Corporate Knowledge: Some of the best deals are those never done
The trade deadline has past and the Spurs roster is set, unless an advantageous opportunity presents itself via late season buyout. It appears there were no deals that moved the needle in terms of the Spurs title hopes, and so no trades were made.
It would appear this is the roster going forward for at least the next two years. A lot of money comes off the books between Stephen Jackson and Manu Ginobili after the season, however most of that money will be spread out between Ginobili, Splitter, and perhaps one other rotation piece.
There was, of course, the big decision that never happened—The Spurs pursued free agent Jason Kidd coming off Tony Parker’s first championship. A move that would’ve likely ended in the loss of Parker or Ginobili.
A while back Trevor Zickgraf, of Project Spurs, played with a few trade possibilities from an alternate universe where the Spurs signed Kidd.
After acquiring Richard Jefferson, and Parker struggling through a bout of plantar fasciitis, there was some thought that the Spurs might try to acquire Amare Stoudemire, presumably for a package around Manu Ginobili.
The irony is that Stoudemire might be one of the few stars more injury prone than Ginobili, having struggled to maintain his health in New York under the extra weight of an added apostrophe to his name.
Coming off a first round loss to the eighth-seeded Memphis Grizzlies, with a quality young backup point guard in George Hill, the San Antonio Spurs were reported to have been pursuing deals involving Tony Parker for a top ten draft pick.
Tim Duncan for Greg Oden anyone? Anyone? No? This sentence was actually published in Sports Illustrated by Frank Hughes:
One source close to the team said general manager Kevin Pritchard was swayed toward Oden not only because of the Blazers’ needs but also because nearly every GM inquired about making a deal for the right to choose Oden, including San Antonio, which was said to be open to offering Tim Duncan. If rivals were considering trading cornerstone players for Oden, it’s hard to blame Pritchard for making that choice.
According to Yahoo! Sports’ Adrian Wojnarowski:
The San Antonio Spurs are engaged in discussions about trading point guard Tony Parker to secure a high pick in Thursday’s draft, league sources told Yahoo! Sports.
The Spurs have talked to teams in the lottery, including the Toronto Raptors and Sacramento Kings, who hold the fifth and seventh picks, respectively. The Kings are determined to get a frontline point guard, and have also talked with the Denver Nuggets about Raymond Felton.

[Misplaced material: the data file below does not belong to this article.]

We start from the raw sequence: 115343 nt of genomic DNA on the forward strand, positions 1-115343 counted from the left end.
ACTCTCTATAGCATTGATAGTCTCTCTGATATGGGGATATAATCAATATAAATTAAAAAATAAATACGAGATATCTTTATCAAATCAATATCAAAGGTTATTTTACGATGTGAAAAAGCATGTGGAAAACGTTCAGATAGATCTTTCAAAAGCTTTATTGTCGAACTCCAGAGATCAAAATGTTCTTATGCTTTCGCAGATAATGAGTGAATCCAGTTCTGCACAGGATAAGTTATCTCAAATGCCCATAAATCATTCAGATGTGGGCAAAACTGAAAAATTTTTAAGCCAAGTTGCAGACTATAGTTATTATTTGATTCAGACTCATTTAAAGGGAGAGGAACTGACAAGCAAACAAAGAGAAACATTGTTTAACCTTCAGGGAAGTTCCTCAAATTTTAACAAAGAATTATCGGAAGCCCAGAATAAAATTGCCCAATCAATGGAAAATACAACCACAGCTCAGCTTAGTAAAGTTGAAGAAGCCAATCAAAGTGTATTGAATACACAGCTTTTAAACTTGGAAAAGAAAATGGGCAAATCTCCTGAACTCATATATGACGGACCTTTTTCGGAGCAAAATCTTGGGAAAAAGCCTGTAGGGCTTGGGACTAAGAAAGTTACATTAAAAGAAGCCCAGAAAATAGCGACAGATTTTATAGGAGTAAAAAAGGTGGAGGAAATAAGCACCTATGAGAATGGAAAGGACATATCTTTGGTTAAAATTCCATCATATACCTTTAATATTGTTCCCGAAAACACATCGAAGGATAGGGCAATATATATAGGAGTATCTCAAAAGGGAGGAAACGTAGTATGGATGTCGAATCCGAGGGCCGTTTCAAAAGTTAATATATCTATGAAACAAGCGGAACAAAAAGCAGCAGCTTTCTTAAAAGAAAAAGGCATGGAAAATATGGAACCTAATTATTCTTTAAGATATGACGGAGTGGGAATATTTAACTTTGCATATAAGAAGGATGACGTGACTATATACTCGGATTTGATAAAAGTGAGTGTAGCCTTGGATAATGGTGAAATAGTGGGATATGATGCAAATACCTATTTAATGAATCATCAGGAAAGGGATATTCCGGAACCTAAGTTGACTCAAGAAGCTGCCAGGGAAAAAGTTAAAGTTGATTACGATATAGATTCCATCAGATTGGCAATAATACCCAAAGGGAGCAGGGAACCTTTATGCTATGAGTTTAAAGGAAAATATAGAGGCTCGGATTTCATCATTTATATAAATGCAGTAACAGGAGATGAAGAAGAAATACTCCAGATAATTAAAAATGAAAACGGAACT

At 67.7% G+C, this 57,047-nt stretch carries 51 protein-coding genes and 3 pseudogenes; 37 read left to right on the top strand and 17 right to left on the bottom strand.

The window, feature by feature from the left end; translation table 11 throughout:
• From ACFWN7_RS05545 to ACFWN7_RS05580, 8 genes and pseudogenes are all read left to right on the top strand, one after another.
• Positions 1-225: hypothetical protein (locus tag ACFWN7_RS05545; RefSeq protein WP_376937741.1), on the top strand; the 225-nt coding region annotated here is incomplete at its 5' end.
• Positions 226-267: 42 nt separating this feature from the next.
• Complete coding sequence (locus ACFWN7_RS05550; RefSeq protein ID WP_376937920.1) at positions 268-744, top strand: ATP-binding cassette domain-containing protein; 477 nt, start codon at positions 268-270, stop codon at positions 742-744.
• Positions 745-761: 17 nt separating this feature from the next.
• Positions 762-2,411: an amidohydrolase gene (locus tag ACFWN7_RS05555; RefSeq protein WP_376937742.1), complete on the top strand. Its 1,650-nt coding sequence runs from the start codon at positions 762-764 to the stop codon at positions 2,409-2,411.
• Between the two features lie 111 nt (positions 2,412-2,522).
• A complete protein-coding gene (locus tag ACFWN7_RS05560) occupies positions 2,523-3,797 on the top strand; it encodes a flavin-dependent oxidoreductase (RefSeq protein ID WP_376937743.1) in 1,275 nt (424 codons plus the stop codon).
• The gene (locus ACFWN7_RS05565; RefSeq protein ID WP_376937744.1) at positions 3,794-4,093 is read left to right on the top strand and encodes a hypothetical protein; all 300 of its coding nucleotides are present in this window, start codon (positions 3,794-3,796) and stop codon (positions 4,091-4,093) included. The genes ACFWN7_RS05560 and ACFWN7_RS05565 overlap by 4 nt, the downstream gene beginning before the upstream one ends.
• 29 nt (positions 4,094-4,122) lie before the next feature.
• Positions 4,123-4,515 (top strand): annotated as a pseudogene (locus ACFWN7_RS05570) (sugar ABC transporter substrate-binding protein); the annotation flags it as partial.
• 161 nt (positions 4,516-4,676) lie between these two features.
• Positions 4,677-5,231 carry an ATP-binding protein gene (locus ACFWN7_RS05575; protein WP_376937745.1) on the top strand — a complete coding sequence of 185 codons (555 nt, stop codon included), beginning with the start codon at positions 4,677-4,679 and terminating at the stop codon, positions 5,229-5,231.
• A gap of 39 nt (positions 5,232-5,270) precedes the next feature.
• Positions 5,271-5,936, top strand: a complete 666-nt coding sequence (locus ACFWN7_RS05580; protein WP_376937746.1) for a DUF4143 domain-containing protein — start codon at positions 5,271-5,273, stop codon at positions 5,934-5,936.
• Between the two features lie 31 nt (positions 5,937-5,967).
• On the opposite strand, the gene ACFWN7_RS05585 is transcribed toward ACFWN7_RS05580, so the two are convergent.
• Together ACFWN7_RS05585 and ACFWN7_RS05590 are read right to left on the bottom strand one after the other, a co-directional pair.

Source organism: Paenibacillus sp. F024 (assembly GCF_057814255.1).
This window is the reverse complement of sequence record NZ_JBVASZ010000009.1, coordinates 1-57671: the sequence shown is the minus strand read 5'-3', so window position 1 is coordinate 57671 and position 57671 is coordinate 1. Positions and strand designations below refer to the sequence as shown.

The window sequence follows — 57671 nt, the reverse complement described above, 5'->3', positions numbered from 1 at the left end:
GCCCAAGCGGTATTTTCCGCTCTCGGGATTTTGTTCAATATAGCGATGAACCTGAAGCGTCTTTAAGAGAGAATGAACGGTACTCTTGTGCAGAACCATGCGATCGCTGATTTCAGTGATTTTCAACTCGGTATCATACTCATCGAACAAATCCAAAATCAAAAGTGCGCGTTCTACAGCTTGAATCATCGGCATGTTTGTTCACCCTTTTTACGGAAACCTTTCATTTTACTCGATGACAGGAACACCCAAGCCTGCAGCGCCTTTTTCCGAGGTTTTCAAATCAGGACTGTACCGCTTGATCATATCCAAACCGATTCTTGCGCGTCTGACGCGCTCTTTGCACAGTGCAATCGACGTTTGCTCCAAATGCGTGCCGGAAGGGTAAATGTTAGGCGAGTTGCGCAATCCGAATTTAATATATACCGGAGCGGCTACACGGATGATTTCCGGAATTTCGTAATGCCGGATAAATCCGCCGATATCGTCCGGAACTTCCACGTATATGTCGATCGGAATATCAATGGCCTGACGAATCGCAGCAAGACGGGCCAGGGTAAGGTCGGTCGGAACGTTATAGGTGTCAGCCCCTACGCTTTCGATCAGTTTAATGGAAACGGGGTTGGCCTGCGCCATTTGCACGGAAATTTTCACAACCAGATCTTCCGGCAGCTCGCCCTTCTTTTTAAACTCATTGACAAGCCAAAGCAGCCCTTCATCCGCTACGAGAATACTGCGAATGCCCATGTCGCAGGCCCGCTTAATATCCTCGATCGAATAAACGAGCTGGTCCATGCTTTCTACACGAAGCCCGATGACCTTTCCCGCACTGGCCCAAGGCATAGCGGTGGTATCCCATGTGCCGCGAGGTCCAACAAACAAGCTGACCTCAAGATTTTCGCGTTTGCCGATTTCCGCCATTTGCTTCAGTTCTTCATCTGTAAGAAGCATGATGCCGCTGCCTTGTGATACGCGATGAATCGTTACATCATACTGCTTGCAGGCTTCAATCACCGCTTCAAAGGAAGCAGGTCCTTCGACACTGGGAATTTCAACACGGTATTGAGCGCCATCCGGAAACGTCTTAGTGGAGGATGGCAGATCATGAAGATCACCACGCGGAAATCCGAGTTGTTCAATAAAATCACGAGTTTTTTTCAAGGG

It’s unclear who the Spurs would prefer to take if they acquired a high lottery pick.
If the Spurs were to trade Parker, George Hill could become their starting point guard. League sources said Hill also has drawn trade interest from teams willing to give the Spurs a pick near the back end of the lottery.
It turns out the Spurs were attaching Richard Jefferson to any potential Parker deal. That of course was a non-starter for most teams and the small tidbit at the end of the report regarding Hill proved true, with the Spurs sending Hill to Indiana for Kawhi Leonard.
My thoughts on swapping Hill instead of Parker at the time:
But just as Popovich once said “these playoffs aren’t for George Hill,” this NBA Draft was not for Tony Parker. The value past the top five was too diminished to consider trading their star point guard, considering that the no. 1 overall pick, Kyrie Irving, might be a better all around player than Parker himself, but in no way is a safe projection to excel as Parker has.
There are more thoughts on the Hill-Leonard swap in the post, but I think most fans can agree keeping Parker was the better move.
Parker was once rumored to be going to the Knicks, which gained steam if only because every All-Star that has ever stepped foot in New York has been rumored to want to play for the Knicks despite, until recently, so few actually going to play for the Knicks.